Everyone in the trenches of IT knows that Dilbert is drawn from real life - and [today’s strip]
http://dilbert.com/fast/2014-04-15/) is no exception. Does your IT organisation rely on knowledge that is held only by only a few people, or maybe even one person? This is known as the bus number or bus factor - basically, the number of people who would have to be hit by a bus for the organisation to be severely affected. With slightly less black humour, let’s say they win the lottery, get a dream job elsewhere, or simply feel sick and don’t come in to work one day. Regardless of the details, most organisations have a bus number of one.
That’s right: if a single person is missing, the organisation is unable to operate normally. Note that it’s rarely just one person, old Bob who’s been there since the beginning and knows everything. It’s more likely to be Alice the database whisperer, Carol who knows which arcane options to give the batch jobs so they’ll all go through in sequence, Dave who has the admin password to the core routers, and so on.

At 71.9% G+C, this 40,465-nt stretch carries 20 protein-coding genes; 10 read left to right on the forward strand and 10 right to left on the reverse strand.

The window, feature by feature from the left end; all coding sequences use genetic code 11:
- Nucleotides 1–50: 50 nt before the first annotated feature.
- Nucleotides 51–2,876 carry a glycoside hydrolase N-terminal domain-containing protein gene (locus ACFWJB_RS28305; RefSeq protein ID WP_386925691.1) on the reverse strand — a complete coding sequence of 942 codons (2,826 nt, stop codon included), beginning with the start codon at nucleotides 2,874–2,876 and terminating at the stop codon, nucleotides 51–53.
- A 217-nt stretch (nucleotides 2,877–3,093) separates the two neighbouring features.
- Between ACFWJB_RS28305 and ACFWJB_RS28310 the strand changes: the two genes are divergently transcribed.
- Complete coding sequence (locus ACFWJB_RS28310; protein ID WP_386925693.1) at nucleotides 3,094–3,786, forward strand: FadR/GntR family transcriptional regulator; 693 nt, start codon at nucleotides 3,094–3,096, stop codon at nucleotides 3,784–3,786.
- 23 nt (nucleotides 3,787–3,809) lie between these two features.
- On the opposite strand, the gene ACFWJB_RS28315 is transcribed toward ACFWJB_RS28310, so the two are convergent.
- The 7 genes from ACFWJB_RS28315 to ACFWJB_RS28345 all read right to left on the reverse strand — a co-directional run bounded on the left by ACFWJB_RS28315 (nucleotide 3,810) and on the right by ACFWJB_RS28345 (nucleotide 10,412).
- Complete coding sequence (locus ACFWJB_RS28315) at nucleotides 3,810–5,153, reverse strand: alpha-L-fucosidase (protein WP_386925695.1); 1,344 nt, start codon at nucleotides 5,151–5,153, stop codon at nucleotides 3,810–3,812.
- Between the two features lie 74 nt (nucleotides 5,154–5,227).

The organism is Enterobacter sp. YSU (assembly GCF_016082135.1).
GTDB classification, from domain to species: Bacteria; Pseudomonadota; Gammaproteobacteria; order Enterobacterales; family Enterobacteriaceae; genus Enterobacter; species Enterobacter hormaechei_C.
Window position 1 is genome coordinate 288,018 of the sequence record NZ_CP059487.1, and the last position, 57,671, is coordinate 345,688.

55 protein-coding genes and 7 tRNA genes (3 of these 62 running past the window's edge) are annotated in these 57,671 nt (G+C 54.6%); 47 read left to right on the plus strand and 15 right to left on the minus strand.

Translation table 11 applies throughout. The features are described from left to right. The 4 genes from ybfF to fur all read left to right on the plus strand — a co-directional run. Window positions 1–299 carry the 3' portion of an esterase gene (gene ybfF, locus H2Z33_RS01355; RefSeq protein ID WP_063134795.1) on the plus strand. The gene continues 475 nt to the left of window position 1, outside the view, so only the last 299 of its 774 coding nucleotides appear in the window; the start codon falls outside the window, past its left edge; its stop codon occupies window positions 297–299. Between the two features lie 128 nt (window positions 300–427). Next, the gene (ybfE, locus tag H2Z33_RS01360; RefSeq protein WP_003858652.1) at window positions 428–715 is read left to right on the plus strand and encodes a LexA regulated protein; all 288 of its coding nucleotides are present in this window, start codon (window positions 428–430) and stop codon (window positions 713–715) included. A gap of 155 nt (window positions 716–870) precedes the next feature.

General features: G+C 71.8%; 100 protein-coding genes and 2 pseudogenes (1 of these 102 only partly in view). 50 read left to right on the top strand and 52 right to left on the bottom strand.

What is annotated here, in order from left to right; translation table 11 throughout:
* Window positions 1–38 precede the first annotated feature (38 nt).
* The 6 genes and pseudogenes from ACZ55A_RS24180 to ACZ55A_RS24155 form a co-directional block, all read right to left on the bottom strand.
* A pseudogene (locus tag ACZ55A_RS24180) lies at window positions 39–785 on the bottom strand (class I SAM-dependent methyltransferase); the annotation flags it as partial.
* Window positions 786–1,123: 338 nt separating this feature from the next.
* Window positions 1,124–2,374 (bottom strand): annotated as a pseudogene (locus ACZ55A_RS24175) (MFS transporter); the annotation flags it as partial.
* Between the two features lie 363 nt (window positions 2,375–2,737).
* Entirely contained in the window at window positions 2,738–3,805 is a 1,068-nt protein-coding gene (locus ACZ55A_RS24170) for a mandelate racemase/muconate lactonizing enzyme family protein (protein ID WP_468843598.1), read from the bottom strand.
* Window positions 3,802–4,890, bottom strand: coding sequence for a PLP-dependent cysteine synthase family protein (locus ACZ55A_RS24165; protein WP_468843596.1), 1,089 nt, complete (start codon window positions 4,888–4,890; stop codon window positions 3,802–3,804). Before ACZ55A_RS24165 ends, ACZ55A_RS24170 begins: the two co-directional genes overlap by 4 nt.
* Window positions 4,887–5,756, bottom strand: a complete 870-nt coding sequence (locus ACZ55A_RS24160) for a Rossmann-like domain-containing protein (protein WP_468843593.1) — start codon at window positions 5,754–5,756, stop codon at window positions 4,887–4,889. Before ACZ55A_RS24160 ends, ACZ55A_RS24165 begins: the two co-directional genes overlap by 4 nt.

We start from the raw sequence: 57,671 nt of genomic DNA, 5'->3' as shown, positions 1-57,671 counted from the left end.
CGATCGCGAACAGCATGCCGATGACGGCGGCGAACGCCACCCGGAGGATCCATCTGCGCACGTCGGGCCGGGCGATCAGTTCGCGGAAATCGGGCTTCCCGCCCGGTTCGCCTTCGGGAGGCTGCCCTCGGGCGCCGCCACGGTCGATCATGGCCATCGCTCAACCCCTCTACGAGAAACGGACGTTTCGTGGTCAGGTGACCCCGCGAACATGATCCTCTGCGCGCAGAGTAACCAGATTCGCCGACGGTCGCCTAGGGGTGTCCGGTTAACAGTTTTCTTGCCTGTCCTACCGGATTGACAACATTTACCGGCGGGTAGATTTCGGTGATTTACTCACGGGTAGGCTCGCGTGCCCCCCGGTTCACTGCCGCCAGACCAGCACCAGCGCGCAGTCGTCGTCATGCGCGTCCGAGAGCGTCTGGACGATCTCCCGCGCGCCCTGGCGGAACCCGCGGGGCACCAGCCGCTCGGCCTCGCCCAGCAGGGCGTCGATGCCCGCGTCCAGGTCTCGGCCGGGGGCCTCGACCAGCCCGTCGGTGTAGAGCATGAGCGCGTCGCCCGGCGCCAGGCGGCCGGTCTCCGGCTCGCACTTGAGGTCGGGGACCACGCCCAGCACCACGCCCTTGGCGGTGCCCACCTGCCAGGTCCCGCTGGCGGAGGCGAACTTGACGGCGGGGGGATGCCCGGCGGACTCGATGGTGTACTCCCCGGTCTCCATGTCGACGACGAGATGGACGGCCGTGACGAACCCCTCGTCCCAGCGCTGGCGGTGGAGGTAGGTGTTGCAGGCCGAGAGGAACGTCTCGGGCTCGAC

If you’re not in IT, this may seem crazy, but trust me, this is exactly how most teams work. Everyone knows they should get around to documenting this stuff, if not outright automating it, but there are always more fires to put out than there are hours in the day… This sort of thing is a serious business risk, too, but it’s invisible to management unless they go looking for it, and few managers are inclined to look for additional problems.
Everything muddles along - until Bob wins the lottery...